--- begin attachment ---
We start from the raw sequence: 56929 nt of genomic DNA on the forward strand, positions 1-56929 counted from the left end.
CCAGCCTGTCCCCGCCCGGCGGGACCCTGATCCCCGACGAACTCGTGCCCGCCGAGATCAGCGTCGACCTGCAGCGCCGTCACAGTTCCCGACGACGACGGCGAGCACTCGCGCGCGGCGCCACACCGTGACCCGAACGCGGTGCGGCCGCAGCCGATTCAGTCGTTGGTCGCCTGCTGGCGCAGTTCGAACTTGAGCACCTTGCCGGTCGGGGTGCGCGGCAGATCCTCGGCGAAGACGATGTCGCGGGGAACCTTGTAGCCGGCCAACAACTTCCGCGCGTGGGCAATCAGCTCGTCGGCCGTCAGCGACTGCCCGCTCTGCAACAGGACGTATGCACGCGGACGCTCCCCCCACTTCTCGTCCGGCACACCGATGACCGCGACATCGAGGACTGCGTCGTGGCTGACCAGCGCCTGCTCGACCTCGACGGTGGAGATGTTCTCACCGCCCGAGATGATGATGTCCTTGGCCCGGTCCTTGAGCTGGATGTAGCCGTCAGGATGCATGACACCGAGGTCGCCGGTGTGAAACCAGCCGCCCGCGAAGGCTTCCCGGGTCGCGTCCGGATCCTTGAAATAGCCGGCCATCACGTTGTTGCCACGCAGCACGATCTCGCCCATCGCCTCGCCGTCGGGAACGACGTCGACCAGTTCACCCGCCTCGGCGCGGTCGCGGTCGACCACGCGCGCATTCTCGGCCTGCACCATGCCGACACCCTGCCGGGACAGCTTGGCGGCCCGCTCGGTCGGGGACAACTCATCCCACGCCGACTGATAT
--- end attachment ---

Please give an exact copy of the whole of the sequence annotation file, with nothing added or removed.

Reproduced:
We start from the raw sequence: 56929 nt of genomic DNA on the forward strand, positions 1-56929 counted from the left end.
CCAGCCTGTCCCCGCCCGGCGGGACCCTGATCCCCGACGAACTCGTGCCCGCCGAGATCAGCGTCGACCTGCAGCGCCGTCACAGTTCCCGACGACGACGGCGAGCACTCGCGCGCGGCGCCACACCGTGACCCGAACGCGGTGCGGCCGCAGCCGATTCAGTCGTTGGTCGCCTGCTGGCGCAGTTCGAACTTGAGCACCTTGCCGGTCGGGGTGCGCGGCAGATCCTCGGCGAAGACGATGTCGCGGGGAACCTTGTAGCCGGCCAACAACTTCCGCGCGTGGGCAATCAGCTCGTCGGCCGTCAGCGACTGCCCGCTCTGCAACAGGACGTATGCACGCGGACGCTCCCCCCACTTCTCGTCCGGCACACCGATGACCGCGACATCGAGGACTGCGTCGTGGCTGACCAGCGCCTGCTCGACCTCGACGGTGGAGATGTTCTCACCGCCCGAGATGATGATGTCCTTGGCCCGGTCCTTGAGCTGGATGTAGCCGTCAGGATGCATGACACCGAGGTCGCCGGTGTGAAACCAGCCGCCCGCGAAGGCTTCCCGGGTCGCGTCCGGATCCTTGAAATAGCCGGCCATCACGTTGTTGCCACGCAGCACGATCTCGCCCATCGCCTCGCCGTCGGGAACGACGTCGACCAGTTCACCCGCCTCGGCGCGGTCGCGGTCGACCACGCGCGCATTCTCGGCCTGCACCATGCCGACACCCTGCCGGGACAGCTTGGCGGCCCGCTCGGTCGGGGACAACTCATCCCACGCCGACTGATAT